For novel ideas about building embedded systems (both hardware and firmware), join the 40,000+ engineers who subscribe to The Embedded Muse, a free biweekly newsletter. The Muse has no hype and no vendor PR. Click here to subscribe.

By Jack Ganssle

Summary: Securing a system means a lot more than disconnecting it from the Internet.

Several people responded on-line to my article about SCADA security vulnerabilities (, and others wrote directly to me. A common thread seems to be "disconnect those machines from the Internet!" While I generally agree with the sentiment, there's more to security than installing an air gap.

One reader who wishes to remain anonymous wrote: "A few interesting thoughts, first disrespect leads to carelessness, carelessness leads to very bad things happening. For example 3Mile Island was caused by a person ignoring the warning systems and halting them from scramming the reactor automatically. They said "this can't be happening". [Note from Jack: That was also true at Chernobyl - experts just didn't believe an explosion was possible, even after the event.] "Tin whiskers on PCB's are another example - they can cause dangerous failures. This became a problem because again people became careless (letting politicians decide technical problems is always extremely dangerous ), they forgot why lead tin solder existed (tin whiskers were a known problem solved by using lead-tin solders). "Security is much the same. Before implementing any changes to a system one must decide what failures can happen with such changes. Vandalism, interference, system noise, etc, these are all contributing factors. People forget security isn't putting a chunk of armor on it or a lock box somewhere. Like 3 Mile Island, people must assume there will be unexpected failures and design workarounds. I myself assume that what I am designing is NOT going to work as expected, and I need to figure out what the failure modes will be before wasting ones employers money on it. "I think all of us can learn from the past in this case. Even software programmers can learn from simple things like locking the door (passwords), shutting the curtains (don't broadcast an available portal), turning on the outside lights (watch for intrusion methods and let the intruders know they are being watched). These are all lessons learned over thousands of years, history only repeats itself if we forget about it. Instead of 'common' sense, I believe I would use the word "wisdom of past failures". Many people fail to learn from others mistakes and repeat them as a consequence."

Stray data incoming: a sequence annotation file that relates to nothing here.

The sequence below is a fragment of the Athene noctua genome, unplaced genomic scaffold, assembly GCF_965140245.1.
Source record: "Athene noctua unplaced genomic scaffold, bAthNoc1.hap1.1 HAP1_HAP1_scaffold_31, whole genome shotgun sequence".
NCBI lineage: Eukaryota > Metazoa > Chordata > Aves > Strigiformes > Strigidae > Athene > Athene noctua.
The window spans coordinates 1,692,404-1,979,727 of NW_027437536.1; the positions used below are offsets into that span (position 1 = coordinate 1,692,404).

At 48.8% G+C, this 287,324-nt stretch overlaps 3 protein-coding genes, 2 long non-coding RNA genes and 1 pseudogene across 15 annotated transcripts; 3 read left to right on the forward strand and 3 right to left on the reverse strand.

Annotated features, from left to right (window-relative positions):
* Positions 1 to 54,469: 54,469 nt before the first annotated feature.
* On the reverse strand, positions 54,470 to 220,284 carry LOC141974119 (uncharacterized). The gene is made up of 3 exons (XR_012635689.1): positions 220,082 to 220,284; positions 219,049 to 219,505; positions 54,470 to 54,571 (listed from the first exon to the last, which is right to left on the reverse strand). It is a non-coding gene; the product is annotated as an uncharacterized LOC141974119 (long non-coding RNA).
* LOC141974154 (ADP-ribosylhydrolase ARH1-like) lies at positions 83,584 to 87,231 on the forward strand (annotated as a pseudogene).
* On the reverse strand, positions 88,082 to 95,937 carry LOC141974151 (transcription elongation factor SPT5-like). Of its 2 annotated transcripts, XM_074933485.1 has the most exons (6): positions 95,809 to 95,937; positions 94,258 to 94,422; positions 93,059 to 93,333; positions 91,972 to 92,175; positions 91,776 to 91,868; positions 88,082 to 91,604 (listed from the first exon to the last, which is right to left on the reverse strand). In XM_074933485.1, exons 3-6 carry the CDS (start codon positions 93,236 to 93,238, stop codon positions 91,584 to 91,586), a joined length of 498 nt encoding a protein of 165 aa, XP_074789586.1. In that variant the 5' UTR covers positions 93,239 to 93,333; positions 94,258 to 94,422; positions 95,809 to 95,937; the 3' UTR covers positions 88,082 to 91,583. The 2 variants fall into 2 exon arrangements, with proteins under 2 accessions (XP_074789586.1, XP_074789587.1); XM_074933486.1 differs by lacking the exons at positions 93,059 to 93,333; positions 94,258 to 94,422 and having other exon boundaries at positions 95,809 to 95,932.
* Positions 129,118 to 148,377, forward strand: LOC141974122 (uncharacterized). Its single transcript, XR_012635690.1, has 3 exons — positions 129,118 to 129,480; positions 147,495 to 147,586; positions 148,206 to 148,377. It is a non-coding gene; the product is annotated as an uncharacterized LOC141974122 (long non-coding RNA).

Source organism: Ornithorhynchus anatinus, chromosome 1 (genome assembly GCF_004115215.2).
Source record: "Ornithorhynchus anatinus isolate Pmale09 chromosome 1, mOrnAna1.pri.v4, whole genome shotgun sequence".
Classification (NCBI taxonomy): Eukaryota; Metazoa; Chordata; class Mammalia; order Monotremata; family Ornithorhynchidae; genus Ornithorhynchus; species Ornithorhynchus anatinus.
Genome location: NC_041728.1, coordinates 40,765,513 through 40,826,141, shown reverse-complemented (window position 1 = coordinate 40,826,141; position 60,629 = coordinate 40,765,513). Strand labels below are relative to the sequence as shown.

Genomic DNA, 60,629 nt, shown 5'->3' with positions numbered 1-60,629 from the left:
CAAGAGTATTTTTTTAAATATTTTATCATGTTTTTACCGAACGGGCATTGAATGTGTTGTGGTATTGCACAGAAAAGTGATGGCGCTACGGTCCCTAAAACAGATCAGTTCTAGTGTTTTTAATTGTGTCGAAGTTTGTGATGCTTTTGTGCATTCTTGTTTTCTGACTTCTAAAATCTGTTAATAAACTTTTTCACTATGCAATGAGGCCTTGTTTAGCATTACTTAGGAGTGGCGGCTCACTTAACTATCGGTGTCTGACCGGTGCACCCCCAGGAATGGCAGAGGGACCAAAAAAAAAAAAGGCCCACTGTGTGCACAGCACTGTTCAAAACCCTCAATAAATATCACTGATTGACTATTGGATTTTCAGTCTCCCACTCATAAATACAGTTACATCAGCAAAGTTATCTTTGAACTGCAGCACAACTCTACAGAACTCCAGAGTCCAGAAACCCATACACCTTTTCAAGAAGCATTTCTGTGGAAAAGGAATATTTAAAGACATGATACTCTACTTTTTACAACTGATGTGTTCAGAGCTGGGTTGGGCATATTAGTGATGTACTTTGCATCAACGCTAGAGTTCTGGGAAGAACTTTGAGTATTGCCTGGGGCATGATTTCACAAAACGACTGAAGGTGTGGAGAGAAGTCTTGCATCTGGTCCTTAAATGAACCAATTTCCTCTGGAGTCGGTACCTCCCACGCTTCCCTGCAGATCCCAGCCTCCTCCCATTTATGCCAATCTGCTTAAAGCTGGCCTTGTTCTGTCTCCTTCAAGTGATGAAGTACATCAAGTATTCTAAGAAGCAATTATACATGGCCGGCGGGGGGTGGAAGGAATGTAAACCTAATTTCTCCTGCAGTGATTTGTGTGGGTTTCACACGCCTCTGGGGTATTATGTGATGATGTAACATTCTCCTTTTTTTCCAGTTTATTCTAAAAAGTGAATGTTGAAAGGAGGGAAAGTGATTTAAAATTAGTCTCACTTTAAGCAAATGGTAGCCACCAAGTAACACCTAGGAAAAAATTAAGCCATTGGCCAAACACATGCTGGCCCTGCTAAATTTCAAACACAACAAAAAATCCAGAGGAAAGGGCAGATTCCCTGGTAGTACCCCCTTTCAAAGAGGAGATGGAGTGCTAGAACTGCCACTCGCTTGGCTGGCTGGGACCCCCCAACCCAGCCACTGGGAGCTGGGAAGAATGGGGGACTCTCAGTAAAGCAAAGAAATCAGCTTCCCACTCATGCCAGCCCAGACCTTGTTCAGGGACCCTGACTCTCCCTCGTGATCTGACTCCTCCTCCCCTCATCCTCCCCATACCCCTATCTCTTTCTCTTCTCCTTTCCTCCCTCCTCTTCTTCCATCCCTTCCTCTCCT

The last sentence of that paragraph summarizes the history of technology: we learn from disasters, if we chose. Alas, it seems the firmware community is way behind civil engineers at such learning, though.

The airwaves this week have been full of chatter about the Google attacks. Some analysts claim these are coordinated attempts by a foreign power. I wonder if anyone is looking for similar intrusions in our SCADA infrastructure? Published April 21, 2010